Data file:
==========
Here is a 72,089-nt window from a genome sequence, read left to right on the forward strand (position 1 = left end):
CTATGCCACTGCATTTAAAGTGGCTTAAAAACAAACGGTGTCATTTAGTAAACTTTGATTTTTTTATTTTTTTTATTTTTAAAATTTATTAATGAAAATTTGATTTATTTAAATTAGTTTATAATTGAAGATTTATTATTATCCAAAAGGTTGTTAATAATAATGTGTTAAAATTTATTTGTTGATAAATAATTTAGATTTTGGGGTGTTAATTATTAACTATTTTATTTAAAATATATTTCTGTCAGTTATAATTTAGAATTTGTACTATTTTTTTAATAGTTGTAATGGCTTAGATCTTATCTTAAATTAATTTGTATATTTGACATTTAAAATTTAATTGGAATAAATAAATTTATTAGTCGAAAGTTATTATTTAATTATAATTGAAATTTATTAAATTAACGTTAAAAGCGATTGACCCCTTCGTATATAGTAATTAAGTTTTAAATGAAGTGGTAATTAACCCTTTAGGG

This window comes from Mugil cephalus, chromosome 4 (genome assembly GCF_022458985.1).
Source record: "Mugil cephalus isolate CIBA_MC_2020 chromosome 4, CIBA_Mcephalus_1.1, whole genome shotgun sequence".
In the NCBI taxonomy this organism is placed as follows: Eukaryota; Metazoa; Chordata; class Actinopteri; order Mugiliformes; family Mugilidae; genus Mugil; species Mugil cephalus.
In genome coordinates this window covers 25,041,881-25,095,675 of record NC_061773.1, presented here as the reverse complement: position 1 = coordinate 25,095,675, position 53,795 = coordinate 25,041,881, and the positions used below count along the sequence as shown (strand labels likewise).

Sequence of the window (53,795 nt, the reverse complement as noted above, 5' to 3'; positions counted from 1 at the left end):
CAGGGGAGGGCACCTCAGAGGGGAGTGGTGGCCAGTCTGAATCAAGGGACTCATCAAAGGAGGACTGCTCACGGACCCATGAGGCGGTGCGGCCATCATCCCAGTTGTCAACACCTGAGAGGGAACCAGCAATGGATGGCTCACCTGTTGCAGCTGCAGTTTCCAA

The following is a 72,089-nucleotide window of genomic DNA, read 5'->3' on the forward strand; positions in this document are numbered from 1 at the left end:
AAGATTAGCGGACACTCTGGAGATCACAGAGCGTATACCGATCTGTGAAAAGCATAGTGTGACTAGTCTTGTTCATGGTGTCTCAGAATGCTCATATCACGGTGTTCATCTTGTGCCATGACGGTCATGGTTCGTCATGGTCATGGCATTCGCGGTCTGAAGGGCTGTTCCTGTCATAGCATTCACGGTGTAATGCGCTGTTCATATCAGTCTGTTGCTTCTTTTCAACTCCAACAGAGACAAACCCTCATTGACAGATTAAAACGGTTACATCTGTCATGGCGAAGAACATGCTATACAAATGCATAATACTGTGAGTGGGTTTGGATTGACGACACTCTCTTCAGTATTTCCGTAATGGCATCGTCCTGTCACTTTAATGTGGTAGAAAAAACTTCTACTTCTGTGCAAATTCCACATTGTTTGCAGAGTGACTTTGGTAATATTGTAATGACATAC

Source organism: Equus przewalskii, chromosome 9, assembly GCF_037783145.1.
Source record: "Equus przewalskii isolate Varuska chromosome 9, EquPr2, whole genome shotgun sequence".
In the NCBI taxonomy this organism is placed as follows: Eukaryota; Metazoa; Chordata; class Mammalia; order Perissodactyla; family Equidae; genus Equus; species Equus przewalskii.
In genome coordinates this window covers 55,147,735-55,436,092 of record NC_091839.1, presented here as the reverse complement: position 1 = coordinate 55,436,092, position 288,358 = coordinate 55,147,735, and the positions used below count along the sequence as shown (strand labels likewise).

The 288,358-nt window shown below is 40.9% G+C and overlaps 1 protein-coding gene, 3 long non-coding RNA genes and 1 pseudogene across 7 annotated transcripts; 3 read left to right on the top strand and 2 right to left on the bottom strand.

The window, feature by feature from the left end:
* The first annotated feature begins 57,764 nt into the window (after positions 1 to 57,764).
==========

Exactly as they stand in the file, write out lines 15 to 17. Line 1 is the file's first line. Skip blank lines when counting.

The 288,358-nt window shown below is 40.9% G+C and overlaps 1 protein-coding gene, 3 long non-coding RNA genes and 1 pseudogene across 7 annotated transcripts; 3 read left to right on the top strand and 2 right to left on the bottom strand.

The window, feature by feature from the left end:
* The first annotated feature begins 57,764 nt into the window (after positions 1 to 57,764).